Several automated admin and moderation tools help keep things from going too far off the rails, even if your server doesn't have a single human moderator. Very big servers can have over 100 thousand users, with the usual culprits like PUBG and Minecraft accounting for some of the biggest groups. With groups that large, you'll need as many tools as you can get to prevent a certain flavor of internet from showing up.

A well-managed Discord server resembles an organized message board in many ways, with locked announcement and guideline threads up top and several more-specific locations for people to gather down below. The difference is that everything is flowing in real time and most channels have voice chat enabled.

What about smaller groups?

If you plan to play with just a dozen or fewer friends, Discord is still a very good tool for keeping tabs on who's available to play. Discord can notify others of what game you're playing so users don't have to check three different programs to see who's online and what everyone is doing.

If your friends are all playing different games, you can always pop open a separate voice-chat channel while still being able to text chat with them.

How is Discord good for streamers?

If you're a Twitch or YouTube streamer with an audience of any size, Discord is a great place to manage your following. Discord gives your viewers more flexibility than a simple chat window on Twitch does. As a streamer, you can also rest easy thanks to Discord's Streamer Mode, which intelligently hides invite codes, DiscordTags and other personal info should any of it find its way on-screen during a stream.

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Streamers can also sync Discord to their YouTube or Twitch accounts and do things like set up subscriber-only channels and give subs special permissions on the server. In general, a streamer's Discord server can make for a good one-stop shop for interaction among you and your followers, whether you're live or not.

What is Discord Nitro?

For $5 a month or $50 a year, you can sign up for Discord Nitro, which functions more as a status symbol and a tip jar than as an upgraded version of the app. While you get some functional perks, like bigger image-upload caps (from 8MB to 50MB) and higher-quality screen sharing, the rest of the benefits are purely cosmetic. The Discord team has promised not to lock up currently free features behind Nitro in the future.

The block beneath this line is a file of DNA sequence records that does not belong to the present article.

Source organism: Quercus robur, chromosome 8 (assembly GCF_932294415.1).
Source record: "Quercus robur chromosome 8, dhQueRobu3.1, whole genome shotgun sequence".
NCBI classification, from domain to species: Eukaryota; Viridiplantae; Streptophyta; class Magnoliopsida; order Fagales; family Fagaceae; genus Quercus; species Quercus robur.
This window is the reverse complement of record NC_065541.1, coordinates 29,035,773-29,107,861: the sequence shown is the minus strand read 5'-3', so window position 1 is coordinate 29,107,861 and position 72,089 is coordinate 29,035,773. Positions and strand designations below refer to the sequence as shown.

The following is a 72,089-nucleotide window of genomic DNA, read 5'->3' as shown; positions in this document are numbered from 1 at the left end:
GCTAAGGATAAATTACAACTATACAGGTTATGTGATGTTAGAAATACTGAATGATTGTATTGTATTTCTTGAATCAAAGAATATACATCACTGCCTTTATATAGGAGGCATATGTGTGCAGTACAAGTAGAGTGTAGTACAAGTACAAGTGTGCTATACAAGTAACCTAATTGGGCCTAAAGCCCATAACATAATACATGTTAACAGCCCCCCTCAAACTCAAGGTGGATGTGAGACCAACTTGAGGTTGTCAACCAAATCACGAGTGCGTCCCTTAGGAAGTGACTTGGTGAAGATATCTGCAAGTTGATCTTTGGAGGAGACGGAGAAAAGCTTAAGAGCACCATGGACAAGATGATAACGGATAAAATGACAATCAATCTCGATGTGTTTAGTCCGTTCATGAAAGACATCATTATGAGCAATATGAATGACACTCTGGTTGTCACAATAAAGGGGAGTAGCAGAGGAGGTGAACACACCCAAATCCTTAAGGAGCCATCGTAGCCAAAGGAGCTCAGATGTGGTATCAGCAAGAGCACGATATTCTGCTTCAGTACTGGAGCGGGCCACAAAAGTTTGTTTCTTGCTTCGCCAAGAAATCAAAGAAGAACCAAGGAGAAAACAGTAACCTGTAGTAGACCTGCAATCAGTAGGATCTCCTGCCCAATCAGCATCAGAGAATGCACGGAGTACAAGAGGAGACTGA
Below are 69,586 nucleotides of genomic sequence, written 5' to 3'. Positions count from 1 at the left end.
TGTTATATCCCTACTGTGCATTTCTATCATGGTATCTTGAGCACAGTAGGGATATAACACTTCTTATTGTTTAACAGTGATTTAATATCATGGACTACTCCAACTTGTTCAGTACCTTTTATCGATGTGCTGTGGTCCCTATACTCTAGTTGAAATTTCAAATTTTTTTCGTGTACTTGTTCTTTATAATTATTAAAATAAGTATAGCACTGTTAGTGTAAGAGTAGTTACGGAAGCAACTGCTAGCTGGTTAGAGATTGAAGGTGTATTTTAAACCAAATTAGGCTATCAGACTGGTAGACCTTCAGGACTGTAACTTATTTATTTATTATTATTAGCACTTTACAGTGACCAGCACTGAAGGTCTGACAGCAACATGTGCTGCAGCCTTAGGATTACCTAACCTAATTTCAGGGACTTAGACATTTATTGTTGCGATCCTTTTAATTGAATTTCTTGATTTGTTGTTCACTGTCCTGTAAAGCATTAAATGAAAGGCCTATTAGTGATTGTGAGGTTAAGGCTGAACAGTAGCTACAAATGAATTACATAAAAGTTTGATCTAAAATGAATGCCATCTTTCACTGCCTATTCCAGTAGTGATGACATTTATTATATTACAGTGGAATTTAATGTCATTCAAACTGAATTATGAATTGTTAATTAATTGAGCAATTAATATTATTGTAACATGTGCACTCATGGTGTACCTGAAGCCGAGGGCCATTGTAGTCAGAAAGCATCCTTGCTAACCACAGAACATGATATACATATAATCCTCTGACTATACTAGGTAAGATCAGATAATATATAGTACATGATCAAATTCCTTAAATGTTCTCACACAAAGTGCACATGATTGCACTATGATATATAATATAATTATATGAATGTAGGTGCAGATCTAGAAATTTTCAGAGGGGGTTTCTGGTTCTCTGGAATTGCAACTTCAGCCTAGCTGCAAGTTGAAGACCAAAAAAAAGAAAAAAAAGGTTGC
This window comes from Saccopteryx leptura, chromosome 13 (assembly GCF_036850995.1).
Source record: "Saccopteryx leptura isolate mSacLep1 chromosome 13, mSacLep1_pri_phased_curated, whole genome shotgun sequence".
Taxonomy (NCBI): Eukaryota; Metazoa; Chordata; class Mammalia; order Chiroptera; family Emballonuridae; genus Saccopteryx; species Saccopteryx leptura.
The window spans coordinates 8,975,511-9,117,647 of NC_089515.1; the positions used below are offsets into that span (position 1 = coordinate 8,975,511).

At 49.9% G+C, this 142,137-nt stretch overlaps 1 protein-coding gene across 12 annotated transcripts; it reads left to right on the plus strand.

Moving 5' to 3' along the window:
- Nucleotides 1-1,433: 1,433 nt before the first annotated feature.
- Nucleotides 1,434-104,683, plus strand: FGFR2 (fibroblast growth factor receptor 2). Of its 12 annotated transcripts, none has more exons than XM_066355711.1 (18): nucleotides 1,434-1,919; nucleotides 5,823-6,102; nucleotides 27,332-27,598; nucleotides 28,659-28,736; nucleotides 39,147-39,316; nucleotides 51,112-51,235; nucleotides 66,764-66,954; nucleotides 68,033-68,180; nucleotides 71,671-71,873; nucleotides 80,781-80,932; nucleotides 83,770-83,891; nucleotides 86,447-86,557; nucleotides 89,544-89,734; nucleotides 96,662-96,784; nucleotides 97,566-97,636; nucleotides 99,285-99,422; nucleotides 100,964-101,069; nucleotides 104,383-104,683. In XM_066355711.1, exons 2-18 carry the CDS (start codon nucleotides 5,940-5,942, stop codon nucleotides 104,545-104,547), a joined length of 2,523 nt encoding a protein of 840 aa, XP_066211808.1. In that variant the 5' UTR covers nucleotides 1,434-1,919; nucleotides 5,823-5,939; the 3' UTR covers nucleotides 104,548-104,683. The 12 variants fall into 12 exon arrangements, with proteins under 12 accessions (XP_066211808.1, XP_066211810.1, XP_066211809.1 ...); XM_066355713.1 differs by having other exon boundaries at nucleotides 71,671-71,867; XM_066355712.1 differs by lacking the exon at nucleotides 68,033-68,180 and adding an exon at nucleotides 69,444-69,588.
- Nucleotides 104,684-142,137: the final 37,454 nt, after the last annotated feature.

Among the cosmetic perks are animated avatars and animated emojis in chat. You can also customize the DiscordTag number that comes after your name, and you get a special badge to display your support.

What are Discord bots?

Many of the best community- and server-management tools available for Discord don't come with the app, but are installed separately as third-party programs. These are called bots, and Discord has a listing of officially endorsed bots that give server owners comprehensive moderation tools and integration with other apps, like Twitch or YouTube.

You can also find unofficial bots that do a lot more, like let you call real phone numbers, add server stat readouts or display player career stats for games like Fortnite. Not all of these bots are free to install or free to use, and there's no guarantee that they'll stay updated with the latest version of Discord. However, some of them are widely popular and offer very specific fun or useful extras to help spice up your server.

Credit: Discord